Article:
Since I've gotten replies regarding my views of Yoselyn Ortega, I'm posting again on this topic: my response is too long to post as a reply.I'm not sympathizing with the nanny! To say she's unhappy is not to sympathize--I'm pointing out that people who kill are not happy people. They are usually desperate people. I agree with your descriptions of her as a narcissist and a psychopath and a sadist. I agree that no one could have foreseen a murder. But I don't agree that no one could have foreseen that Yoselyn Ortega was going to do something bad--and probably to the children. I don't agree that when the mother and the nanny are having heated arguments things are likely to be okay with the kids. I do know what it is like to have a situation in which the kid likes the nanny and you don't anymore--then what? But this is different. If reports are true (and who knows?) that Marina Krim and Yoselyn Ortega were arguing heatedly and that Yoselyn Ortega, leaving for the day after the argument, said "goodbye," and that Marina Krim ignored her, then I think that's already putting the children at a disadvantage. The mother's relationship with the nanny defines the nanny's behavior toward the children, at least, the mother must assume that it does, because the mother has the power to hire and fire and the nanny's livelihood depends on the mother's good will. If the nanny is behaving in some undesirable way already--here it seems to have been, before these murders--acting apathetic and feeding the kids junk food, then the parent has to say to him or herself, okay, SHE'S WATCHING MY KIDS. Yelling at her, if that is what happened, will make her do something bad to the kids--she won't take it out on you, the employer, if she's desperate for a job and if she is a sadistic narcissist. She's going to take it out on the kids. Not necessarily murder them--the murderous nanny is a breathtakingly unusual phenomenon, more common in fiction than in reality--the New York Times called her "unique." But in a situation where the mother feels angry at the nanny, disgusted with her performance, and wants to tell her "shape up or get out"--which had already happened, apparently--then that "shape up or get out" is exactly the mistake. In this situation, the mother could do the following:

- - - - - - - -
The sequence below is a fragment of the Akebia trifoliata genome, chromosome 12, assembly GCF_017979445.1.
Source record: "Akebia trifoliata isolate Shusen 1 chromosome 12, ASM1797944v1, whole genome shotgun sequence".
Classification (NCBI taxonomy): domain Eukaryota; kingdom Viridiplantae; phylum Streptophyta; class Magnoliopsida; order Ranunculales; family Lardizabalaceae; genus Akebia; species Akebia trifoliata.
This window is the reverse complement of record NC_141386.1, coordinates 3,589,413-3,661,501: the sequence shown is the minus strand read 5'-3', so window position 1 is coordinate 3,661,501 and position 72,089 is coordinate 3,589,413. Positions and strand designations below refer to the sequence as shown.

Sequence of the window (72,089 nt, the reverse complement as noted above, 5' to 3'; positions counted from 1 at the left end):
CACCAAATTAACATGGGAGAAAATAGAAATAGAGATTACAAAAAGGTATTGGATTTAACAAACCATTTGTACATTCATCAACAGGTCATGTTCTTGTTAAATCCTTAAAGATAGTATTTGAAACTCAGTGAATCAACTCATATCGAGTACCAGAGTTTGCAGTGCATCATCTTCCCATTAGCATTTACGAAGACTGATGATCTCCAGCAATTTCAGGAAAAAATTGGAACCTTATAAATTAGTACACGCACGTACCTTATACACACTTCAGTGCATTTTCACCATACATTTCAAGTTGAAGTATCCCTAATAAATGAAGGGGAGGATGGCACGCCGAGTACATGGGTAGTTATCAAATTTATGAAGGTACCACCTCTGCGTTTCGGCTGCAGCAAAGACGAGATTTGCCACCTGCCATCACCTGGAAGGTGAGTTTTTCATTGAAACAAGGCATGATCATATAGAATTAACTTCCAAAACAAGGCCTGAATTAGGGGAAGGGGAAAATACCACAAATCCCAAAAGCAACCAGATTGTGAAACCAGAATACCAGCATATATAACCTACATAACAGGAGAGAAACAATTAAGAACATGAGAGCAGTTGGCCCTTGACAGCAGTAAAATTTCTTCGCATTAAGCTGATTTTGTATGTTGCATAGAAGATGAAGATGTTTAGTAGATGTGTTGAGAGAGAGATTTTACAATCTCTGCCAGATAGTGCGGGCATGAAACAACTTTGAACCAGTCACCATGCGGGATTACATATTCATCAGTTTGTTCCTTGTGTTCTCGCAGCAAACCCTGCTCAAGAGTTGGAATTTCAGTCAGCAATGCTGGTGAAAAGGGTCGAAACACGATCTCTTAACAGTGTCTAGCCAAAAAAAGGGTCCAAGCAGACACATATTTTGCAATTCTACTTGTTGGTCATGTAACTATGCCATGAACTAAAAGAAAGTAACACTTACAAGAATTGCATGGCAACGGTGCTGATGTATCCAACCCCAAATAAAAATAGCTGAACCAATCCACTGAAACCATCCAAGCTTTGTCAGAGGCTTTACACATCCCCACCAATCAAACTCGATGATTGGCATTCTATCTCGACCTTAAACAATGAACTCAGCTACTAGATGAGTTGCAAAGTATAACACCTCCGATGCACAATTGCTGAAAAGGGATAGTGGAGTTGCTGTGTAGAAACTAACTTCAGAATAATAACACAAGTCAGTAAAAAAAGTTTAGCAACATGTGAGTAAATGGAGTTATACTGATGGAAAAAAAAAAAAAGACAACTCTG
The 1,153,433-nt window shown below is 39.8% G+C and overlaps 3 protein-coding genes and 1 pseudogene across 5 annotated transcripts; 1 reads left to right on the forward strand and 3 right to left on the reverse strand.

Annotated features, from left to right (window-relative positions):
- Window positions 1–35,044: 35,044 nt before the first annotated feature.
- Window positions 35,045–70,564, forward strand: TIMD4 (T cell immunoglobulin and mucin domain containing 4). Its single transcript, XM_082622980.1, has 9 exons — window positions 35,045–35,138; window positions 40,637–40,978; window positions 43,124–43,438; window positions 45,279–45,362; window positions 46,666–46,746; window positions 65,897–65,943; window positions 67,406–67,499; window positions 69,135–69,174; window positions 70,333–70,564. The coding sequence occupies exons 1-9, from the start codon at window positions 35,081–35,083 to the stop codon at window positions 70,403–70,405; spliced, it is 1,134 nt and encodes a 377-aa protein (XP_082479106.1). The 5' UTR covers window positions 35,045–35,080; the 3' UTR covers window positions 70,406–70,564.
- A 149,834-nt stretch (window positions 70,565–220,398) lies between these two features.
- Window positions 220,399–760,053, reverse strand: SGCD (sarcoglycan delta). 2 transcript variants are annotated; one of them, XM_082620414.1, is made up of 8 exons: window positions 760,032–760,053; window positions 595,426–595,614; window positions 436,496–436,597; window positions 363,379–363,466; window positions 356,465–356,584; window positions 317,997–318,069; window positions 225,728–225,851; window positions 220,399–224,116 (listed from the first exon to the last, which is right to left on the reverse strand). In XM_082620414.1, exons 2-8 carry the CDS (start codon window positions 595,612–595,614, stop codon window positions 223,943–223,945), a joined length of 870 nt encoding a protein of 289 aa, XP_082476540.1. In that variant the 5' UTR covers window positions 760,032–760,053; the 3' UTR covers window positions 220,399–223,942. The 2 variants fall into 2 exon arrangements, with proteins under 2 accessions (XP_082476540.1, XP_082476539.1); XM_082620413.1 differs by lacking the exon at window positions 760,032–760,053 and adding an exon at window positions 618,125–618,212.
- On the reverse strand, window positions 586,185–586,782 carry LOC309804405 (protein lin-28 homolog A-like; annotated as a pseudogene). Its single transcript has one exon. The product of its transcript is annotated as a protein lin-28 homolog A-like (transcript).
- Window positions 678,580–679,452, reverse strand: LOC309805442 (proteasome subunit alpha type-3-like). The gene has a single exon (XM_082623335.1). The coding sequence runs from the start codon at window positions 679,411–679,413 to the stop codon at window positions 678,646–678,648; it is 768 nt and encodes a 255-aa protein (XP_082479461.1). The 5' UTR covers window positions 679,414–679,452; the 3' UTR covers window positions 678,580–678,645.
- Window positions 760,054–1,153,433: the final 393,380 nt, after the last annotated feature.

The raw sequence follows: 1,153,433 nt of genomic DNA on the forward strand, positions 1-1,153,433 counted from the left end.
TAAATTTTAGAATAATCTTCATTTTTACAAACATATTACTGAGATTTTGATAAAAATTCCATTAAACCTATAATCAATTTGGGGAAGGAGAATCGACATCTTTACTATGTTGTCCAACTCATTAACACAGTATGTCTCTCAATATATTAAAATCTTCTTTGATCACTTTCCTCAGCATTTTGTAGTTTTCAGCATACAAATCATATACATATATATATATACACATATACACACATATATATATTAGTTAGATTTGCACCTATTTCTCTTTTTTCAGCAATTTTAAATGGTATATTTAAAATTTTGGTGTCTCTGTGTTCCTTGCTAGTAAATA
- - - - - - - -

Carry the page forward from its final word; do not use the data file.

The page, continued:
(1) "Yoselyn, you need a vacation. We'll pay. Here's ________. Go see your family."
(2) "Yoselyn, things aren't working out. Here's ____________."
Or just fire her. But you can't leave anyone with the kids if you think that person is no longer good with them. I know what happens--you hire someone, they're great for a year or two, you get fond of them, and then something goes wrong in their lives and they're really a different person--now they're depressed, stressed, forgetful, apathetic. And you want to be fair to them. But the mother can't close her eyes to the change in personality or behavior and hope that things will improve, nor can she tell the nanny to shape up if she's already got the feeling that the nanny is in a state of permanent sulks or very cold or very sad. The mother is always in the position of evaluating the nanny's personality.